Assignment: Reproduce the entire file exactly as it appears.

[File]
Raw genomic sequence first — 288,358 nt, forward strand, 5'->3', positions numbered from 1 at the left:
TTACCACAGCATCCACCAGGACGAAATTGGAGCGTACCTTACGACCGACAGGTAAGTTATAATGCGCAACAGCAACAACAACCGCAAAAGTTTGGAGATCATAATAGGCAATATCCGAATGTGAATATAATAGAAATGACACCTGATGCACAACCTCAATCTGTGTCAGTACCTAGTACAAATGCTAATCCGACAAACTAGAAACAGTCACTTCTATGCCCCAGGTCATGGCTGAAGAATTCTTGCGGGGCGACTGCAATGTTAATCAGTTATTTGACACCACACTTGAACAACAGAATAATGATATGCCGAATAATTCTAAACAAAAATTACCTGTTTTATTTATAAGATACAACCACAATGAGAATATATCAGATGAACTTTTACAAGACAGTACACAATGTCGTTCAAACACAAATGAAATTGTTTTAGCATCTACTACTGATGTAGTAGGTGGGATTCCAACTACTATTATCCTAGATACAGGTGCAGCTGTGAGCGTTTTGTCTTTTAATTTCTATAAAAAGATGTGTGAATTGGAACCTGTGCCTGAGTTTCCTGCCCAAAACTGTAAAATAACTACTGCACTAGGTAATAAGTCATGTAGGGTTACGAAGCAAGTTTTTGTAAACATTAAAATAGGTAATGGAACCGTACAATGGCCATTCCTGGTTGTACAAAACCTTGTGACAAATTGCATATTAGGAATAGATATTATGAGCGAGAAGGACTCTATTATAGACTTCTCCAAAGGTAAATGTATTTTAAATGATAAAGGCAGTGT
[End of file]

Raw genomic sequence first — 288,358 nt, forward strand, 5'->3', positions numbered from 1 at the left:
TTACCACAGCATCCACCAGGACGAAATTGGAGCGTACCTTACGACCGACAGGTAAGTTATAATGCGCAACAGCAACAACAACCGCAAAAGTTTGGAGATCATAATAGGCAATATCCGAATGTGAATATAATAGAAATGACACCTGATGCACAACCTCAATCTGTGTCAGTACCTAGTACAAATGCTAATCCGACAAACTAGAAACAGTCACTTCTATGCCCCAGGTCATGGCTGAAGAATTCTTGCGGGGCGACTGCAATGTTAATCAGTTATTTGACACCACACTTGAACAACAGAATAATGATATGCCGAATAATTCTAAACAAAAATTACCTGTTTTATTTATAAGATACAACCACAATGAGAATATATCAGATGAACTTTTACAAGACAGTACACAATGTCGTTCAAACACAAATGAAATTGTTTTAGCATCTACTACTGATGTAGTAGGTGGGATTCCAACTACTATTATCCTAGATACAGGTGCAGCTGTGAGCGTTTTGTCTTTTAATTTCTATAAAAAGATGTGTGAATTGGAACCTGTGCCTGAGTTTCCTGCCCAAAACTGTAAAATAACTACTGCACTAGGTAATAAGTCATGTAGGGTTACGAAGCAAGTTTTTGTAAACATTAAAATAGGTAATGGAACCGTACAATGGCCATTCCTGGTTGTACAAAACCTTGTGACAAATTGCATATTAGGAATAGATATTATGAGCGAGAAGGACTCTATTATAGACTTCTCCAAAGGTAAATGTATTTTAAATGATAAAGGCAGTGT